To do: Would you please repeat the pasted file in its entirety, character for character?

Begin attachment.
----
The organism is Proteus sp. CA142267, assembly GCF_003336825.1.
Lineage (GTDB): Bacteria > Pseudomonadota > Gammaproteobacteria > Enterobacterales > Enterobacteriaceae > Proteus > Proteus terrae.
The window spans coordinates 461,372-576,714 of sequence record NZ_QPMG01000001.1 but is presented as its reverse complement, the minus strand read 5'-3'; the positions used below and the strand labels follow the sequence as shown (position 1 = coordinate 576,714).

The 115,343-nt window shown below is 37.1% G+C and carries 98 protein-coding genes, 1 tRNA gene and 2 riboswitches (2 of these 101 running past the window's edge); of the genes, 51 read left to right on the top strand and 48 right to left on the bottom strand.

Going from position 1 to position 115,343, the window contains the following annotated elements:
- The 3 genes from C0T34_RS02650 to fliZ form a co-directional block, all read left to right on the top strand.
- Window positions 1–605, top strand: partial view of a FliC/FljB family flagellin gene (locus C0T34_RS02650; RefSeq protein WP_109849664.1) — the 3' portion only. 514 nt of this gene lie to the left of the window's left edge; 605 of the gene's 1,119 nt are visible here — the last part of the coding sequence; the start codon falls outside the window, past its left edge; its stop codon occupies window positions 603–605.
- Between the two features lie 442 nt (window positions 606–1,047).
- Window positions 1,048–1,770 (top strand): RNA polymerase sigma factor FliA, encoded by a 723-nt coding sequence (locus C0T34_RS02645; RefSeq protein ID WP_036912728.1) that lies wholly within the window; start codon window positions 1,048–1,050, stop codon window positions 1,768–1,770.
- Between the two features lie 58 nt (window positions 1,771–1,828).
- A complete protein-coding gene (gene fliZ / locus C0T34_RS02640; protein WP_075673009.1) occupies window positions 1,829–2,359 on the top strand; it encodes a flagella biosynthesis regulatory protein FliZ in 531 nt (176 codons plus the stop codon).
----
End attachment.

The organism is Proteus sp. CA142267, assembly GCF_003336825.1.
Lineage (GTDB): Bacteria > Pseudomonadota > Gammaproteobacteria > Enterobacterales > Enterobacteriaceae > Proteus > Proteus terrae.
The window spans coordinates 461,372-576,714 of sequence record NZ_QPMG01000001.1 but is presented as its reverse complement, the minus strand read 5'-3'; the positions used below and the strand labels follow the sequence as shown (position 1 = coordinate 576,714).

The 115,343-nt window shown below is 37.1% G+C and carries 98 protein-coding genes, 1 tRNA gene and 2 riboswitches (2 of these 101 running past the window's edge); of the genes, 51 read left to right on the top strand and 48 right to left on the bottom strand.

Going from position 1 to position 115,343, the window contains the following annotated elements:
- The 3 genes from C0T34_RS02650 to fliZ form a co-directional block, all read left to right on the top strand.
- Window positions 1–605, top strand: partial view of a FliC/FljB family flagellin gene (locus C0T34_RS02650; RefSeq protein WP_109849664.1) — the 3' portion only. 514 nt of this gene lie to the left of the window's left edge; 605 of the gene's 1,119 nt are visible here — the last part of the coding sequence; the start codon falls outside the window, past its left edge; its stop codon occupies window positions 603–605.
- Between the two features lie 442 nt (window positions 606–1,047).
- Window positions 1,048–1,770 (top strand): RNA polymerase sigma factor FliA, encoded by a 723-nt coding sequence (locus C0T34_RS02645; RefSeq protein ID WP_036912728.1) that lies wholly within the window; start codon window positions 1,048–1,050, stop codon window positions 1,768–1,770.
- Between the two features lie 58 nt (window positions 1,771–1,828).
- A complete protein-coding gene (gene fliZ / locus C0T34_RS02640; protein WP_075673009.1) occupies window positions 1,829–2,359 on the top strand; it encodes a flagella biosynthesis regulatory protein FliZ in 531 nt (176 codons plus the stop codon).